When a daughter is born into a loving family, she is cherished and treated like a princess and dressed up like pretty little doll with colorful plastic bangles and trinkets.
The beautiful princess is told fairy tales before being tucked into bed. Her mother speaks about the knights that saved Cinderella, Rapunzel and Snow White. Then, this little girl begins to dream of her very own Prince Charming and she starts looking for him as soon as she turns sixteen years old. Some girls get lucky and bump into him without trying. Others have to face mothers, grandmothers, sisters, aunts and cousins who love them as single women — until they hit a certain age. Then, some princesses find themselves unmarried or maybe divorced and still without children.
At that point, the fairy tales are over — unless you consider the types of mothers/aunties/cousins who are metaphors for trickster witches; it is often women who make girls feel miserable about the state of their lives. No matter how educated, talented and beautiful a single woman may be, she is always sidelined and frequently humiliated because she is unmarried. It seems that some women can’t imagine alternative realities for themselves or for their daughters.
I’m tired of fairy tales. We need new stories about our future that go beyond marriage saving us from a life of ruin and despair.
The stories we are told starts with a mother who tells her daughter that there is no point in her studying so much or so hard. Then there is the educated mother who helps her daughter acquire impressive academic education but who is always scouting for her daughter’s perfect match at the stake of her self-respect. Meanwhile, we wait for marriage before we can do things like travel alone or move out of the house. We get the message that marriage is where the rest of our life will take place.
Now many readers might say I’m being too harsh, perhaps unfair, because a mother is just looking out for her daughter. Yet we are often treated like a commodity or a burden when it comes to marriage after a “certain age.” How else can one feel when a mother literally distributes pictures to matchmakers around the globe while tolerating crappy conversation that she knows you can hear?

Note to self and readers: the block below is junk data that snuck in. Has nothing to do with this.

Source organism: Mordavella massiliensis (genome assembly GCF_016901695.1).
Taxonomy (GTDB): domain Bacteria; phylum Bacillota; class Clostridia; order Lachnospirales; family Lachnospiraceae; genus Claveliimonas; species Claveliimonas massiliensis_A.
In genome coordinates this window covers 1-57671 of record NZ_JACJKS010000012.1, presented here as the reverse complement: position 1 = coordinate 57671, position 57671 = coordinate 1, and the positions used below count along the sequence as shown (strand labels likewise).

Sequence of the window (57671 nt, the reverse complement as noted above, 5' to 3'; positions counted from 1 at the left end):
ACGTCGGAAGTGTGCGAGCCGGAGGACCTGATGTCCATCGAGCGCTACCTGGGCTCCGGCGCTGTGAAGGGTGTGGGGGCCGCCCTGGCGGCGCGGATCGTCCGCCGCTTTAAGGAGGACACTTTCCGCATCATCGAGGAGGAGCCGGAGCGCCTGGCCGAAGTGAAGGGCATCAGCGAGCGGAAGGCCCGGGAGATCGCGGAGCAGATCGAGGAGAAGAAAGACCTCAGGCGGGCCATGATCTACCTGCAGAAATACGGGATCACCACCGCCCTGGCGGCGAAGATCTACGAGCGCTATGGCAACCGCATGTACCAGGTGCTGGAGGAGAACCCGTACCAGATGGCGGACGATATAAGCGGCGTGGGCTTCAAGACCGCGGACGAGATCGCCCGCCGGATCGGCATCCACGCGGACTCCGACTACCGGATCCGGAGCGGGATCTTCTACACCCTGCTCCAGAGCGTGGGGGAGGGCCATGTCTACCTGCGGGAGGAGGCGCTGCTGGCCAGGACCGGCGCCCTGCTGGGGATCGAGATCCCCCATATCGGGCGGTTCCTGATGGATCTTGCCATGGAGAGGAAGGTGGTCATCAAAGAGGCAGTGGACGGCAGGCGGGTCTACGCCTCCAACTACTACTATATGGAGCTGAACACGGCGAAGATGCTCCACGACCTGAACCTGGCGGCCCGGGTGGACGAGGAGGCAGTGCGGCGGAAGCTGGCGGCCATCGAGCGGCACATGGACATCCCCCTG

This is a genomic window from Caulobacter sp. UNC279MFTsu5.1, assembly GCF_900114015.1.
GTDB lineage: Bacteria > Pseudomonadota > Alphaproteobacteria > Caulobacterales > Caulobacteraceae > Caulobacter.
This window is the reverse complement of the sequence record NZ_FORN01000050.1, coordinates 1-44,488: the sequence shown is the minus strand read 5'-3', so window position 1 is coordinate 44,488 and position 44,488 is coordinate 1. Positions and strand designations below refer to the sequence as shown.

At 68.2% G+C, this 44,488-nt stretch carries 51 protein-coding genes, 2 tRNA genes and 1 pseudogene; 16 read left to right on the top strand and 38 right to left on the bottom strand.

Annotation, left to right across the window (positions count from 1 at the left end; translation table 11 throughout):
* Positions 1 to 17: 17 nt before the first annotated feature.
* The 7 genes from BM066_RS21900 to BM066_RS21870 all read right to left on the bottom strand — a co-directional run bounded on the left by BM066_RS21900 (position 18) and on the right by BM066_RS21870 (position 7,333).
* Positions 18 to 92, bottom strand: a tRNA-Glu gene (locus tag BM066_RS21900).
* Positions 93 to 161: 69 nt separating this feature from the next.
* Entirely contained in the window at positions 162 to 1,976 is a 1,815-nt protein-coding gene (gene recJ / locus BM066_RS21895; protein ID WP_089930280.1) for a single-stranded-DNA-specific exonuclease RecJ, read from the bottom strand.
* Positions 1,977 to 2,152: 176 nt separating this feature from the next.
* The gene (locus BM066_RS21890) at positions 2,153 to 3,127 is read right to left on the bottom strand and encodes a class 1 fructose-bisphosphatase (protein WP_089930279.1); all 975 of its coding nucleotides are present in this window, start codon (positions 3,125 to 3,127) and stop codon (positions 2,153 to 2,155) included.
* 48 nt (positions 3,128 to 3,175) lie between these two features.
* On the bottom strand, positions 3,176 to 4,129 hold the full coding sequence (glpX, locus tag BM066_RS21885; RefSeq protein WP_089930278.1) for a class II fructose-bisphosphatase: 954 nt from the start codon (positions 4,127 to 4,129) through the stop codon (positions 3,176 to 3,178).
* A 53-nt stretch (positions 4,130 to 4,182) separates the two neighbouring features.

Let me share a personal example. A few years ago, this is what someone told my friend’s mother:
“Oh, I only know men from UK and USA and they want to marry someone who lives there but I will do my best. Ask your daughter to email me her profile and a picture without hijab. I will try but may Allah opens her fortune and it must be so worrying for you.”
It seems female relatives do this en masse. Every occasion they spot the family’s Single Girl at family gatherings, they will wish them good tidings and then pray for her marriage.
The newly married woman or younger married woman will tell the single girl how awesome their life is now that they have a husband. They will speak to her about the gifts that he brings to them and just how fantastic a life they are having.
And, they will utter The Sentence:
“You don’t know how it feels but you will soon Insha’Allah once you get married”
This is when you want to tell her something snarky to her face, but you don’t because that isn’t considered polite. The comment seems so backhanded.
It took me years to shake these things off, to realize that my own journey as a single woman is completely legitimate. I value my education and my ability to live as I want to live, and I would enjoy the experience a lot more if women didn’t consistently judge my existence based on the presence – or lack of – a man in my life. I hope to have one by my side one day, Insha’Allah, but riding solo has great merits.
Mothers, sisters, cousins, aunties and all gendered parties involved could try and accept things the way they sometimes are: not every girl is going to get married. And if she does, she may not get married at the time you think is best for her nor to whom you think she should marry. For these circumstances, we have to give our daughters an ability to face whatever future awaits them.
This is what I want to say to all the women out there who keep throwing the fairy tales at us: give it a rest. Why not tell us about Helen Keller when you tuck us to bed. Share Keller’s example about how being disabled worked to her advantage. Because of what was perceived as a flaw or impediment, she was able to achieve things in her era that many physically-abled women couldn’t do.
Fathers, tell your princesses about what things made Margaret Thatcher, the “Iron Lady” different from the pretty damsel in distress. Assure your girls that they will grow up to be strong women. Give them the confidence that they can become the next Indra Nooyi, the current chairperson and CEO of PepsiCo, the second largest food and beverage business in the world.
The reality is that women aren’t going to have it all. A few of us might have fulfilling marriages and careers and great children; most of us will carry some burdens and we will have to make some compromises. Such is life. But we need stories that show us how to accept all outcomes.
Teach your daughter to live outside of fairy tales. Give her the option of becoming her own superhero.
Fatima Mohammad Jaffer is a thirty-year-old single woman who believes that one should never allow their lives to be driven by what people say and should go by what our objectives, passions and ideals are. She feels one should never downgrade ideals in the moment of weakness. Fatima is a graduate in arts and a Montessori Diploma holder with keen interest in writing. Read her previous Loveinshallah essay here.